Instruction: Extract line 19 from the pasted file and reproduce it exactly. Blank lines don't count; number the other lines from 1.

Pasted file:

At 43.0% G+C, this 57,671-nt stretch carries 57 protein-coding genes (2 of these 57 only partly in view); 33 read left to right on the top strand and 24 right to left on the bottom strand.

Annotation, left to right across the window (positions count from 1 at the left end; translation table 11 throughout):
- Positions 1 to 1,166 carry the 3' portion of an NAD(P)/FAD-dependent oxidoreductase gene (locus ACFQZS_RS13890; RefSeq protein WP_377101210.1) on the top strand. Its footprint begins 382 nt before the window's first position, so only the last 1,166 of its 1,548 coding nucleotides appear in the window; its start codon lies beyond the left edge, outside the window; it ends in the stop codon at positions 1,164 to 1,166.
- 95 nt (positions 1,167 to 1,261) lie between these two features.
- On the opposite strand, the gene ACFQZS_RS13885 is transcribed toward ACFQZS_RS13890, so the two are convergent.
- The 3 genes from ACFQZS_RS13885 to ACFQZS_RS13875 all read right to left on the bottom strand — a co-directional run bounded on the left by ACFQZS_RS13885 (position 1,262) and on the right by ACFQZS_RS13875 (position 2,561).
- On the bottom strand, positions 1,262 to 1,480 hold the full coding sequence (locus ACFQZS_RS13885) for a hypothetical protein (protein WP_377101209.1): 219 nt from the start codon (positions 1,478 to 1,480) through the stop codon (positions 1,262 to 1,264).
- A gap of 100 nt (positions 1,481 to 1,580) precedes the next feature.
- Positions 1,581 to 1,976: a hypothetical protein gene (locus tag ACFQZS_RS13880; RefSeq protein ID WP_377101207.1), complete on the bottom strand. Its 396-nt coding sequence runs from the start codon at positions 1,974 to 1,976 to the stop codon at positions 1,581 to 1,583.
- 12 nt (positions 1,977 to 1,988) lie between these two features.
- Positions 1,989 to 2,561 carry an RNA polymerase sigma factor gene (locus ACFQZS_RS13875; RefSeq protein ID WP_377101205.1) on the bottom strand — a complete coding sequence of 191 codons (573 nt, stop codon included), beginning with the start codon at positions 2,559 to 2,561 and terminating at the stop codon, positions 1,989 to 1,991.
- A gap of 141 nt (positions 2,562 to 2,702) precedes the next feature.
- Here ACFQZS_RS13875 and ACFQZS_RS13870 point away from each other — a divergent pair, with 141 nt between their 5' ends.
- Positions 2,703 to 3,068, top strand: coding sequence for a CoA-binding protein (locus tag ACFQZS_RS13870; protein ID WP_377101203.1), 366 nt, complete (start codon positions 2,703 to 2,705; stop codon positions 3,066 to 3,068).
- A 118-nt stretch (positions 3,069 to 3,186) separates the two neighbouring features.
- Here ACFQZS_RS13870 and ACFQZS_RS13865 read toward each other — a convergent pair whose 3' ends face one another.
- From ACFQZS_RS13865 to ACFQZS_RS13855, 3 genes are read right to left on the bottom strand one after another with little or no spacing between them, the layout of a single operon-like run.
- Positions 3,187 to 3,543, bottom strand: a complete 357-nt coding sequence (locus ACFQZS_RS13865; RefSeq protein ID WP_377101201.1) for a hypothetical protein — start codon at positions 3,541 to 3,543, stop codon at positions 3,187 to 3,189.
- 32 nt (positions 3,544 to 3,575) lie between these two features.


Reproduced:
- 32 nt (positions 3,544 to 3,575) lie between these two features.